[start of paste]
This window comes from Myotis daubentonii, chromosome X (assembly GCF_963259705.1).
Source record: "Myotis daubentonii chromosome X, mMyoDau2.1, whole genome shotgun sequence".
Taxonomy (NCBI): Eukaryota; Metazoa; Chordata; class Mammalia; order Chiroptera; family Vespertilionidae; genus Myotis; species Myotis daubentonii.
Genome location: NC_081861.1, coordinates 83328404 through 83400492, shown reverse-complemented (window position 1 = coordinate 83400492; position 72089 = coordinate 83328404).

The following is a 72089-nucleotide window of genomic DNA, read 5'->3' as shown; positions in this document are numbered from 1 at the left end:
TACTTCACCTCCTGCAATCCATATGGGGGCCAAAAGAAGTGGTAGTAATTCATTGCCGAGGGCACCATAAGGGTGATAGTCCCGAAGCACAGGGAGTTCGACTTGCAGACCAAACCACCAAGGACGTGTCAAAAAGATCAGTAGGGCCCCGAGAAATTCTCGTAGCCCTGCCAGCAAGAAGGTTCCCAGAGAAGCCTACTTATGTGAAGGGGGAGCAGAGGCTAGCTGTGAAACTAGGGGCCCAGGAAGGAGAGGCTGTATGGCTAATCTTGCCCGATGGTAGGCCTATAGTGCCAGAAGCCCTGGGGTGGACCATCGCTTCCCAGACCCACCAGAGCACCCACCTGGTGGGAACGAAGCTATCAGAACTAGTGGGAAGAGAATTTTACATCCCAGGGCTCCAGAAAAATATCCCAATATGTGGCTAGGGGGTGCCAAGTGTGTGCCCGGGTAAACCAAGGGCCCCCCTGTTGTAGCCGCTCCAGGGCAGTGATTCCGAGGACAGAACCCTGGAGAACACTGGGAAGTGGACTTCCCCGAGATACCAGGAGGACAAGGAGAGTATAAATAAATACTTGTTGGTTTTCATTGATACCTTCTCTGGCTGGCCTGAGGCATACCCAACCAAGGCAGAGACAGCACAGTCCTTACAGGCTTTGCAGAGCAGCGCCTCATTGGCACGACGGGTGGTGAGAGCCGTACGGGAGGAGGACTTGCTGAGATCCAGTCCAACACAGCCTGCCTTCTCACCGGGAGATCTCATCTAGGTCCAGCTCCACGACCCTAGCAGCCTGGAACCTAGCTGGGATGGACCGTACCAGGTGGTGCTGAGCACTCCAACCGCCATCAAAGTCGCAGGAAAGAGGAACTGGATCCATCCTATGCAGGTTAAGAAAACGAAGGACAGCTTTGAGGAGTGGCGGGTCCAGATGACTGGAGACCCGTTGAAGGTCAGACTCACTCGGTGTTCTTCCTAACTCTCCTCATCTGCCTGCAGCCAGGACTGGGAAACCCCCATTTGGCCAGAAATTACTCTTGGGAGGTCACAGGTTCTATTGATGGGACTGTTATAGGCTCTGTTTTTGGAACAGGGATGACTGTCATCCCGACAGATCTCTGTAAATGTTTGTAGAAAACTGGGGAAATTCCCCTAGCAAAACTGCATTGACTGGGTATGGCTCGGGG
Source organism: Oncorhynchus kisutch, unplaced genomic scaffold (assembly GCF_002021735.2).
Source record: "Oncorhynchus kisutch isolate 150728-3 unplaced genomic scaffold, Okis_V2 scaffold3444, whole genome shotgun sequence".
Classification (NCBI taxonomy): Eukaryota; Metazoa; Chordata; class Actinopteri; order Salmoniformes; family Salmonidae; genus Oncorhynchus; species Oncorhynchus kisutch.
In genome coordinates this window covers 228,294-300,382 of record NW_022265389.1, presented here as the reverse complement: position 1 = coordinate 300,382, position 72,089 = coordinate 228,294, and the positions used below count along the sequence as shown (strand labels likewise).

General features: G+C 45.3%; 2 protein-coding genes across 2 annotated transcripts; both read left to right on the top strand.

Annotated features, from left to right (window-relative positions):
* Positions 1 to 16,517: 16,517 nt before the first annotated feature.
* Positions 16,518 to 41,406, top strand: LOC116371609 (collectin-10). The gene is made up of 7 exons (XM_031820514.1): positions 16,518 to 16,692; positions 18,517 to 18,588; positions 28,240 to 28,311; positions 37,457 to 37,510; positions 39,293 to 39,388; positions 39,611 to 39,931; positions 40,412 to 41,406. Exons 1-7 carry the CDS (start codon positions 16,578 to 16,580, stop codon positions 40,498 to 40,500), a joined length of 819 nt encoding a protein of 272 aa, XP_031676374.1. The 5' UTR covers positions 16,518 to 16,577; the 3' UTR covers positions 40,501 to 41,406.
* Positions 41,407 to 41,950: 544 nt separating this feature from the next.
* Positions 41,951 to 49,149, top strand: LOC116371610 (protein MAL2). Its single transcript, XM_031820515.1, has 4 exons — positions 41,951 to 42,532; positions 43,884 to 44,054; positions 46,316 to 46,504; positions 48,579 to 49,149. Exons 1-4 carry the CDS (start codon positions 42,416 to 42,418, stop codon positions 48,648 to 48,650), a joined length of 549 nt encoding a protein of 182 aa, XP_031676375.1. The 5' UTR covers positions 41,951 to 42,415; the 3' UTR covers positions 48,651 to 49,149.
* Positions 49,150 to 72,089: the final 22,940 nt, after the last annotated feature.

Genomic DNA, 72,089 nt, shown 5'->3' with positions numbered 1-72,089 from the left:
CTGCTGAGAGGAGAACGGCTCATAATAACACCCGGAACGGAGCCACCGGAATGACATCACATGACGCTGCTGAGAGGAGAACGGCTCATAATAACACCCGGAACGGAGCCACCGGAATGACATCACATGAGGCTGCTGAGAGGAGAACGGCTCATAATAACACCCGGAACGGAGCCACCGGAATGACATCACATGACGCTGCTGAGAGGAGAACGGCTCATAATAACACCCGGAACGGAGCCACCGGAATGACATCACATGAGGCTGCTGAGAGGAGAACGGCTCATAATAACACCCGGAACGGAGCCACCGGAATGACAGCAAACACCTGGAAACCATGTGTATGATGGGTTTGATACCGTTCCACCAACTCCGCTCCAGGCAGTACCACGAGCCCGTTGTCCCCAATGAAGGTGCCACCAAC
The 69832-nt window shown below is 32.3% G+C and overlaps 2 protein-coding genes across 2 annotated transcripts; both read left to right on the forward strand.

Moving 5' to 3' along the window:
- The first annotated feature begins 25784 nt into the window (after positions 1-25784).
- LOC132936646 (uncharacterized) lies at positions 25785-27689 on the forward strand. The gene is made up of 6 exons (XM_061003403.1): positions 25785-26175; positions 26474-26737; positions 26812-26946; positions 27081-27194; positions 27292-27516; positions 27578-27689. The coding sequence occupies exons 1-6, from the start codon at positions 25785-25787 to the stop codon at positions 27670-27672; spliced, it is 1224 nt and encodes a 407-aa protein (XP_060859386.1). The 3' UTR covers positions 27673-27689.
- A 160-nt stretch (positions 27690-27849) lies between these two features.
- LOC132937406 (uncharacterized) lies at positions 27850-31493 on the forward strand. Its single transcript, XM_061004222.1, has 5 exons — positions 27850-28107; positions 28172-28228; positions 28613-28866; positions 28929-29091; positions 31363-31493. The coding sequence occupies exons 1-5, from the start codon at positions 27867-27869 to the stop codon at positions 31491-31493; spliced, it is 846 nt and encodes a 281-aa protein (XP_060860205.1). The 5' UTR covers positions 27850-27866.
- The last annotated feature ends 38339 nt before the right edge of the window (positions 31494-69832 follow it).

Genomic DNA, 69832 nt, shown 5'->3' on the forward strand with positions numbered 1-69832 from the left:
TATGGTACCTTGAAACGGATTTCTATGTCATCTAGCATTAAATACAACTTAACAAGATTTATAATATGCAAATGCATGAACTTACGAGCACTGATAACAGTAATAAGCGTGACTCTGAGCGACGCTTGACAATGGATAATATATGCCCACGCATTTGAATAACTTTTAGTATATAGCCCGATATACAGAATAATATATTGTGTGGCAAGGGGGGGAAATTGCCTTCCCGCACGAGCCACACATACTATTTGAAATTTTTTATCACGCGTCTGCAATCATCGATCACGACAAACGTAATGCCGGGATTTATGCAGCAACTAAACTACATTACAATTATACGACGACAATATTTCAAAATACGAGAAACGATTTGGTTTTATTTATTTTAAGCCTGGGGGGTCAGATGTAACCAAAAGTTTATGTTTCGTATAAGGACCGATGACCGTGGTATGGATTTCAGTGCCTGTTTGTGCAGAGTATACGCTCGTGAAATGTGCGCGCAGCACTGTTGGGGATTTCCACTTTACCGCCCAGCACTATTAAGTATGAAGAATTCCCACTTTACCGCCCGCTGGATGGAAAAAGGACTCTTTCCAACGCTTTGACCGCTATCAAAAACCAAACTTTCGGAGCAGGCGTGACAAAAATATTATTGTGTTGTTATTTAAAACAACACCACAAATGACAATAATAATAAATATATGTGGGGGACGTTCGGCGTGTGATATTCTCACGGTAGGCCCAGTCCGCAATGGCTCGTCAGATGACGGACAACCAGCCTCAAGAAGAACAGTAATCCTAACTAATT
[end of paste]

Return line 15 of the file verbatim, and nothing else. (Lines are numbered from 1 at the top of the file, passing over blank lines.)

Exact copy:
* Positions 41,407 to 41,950: 544 nt separating this feature from the next.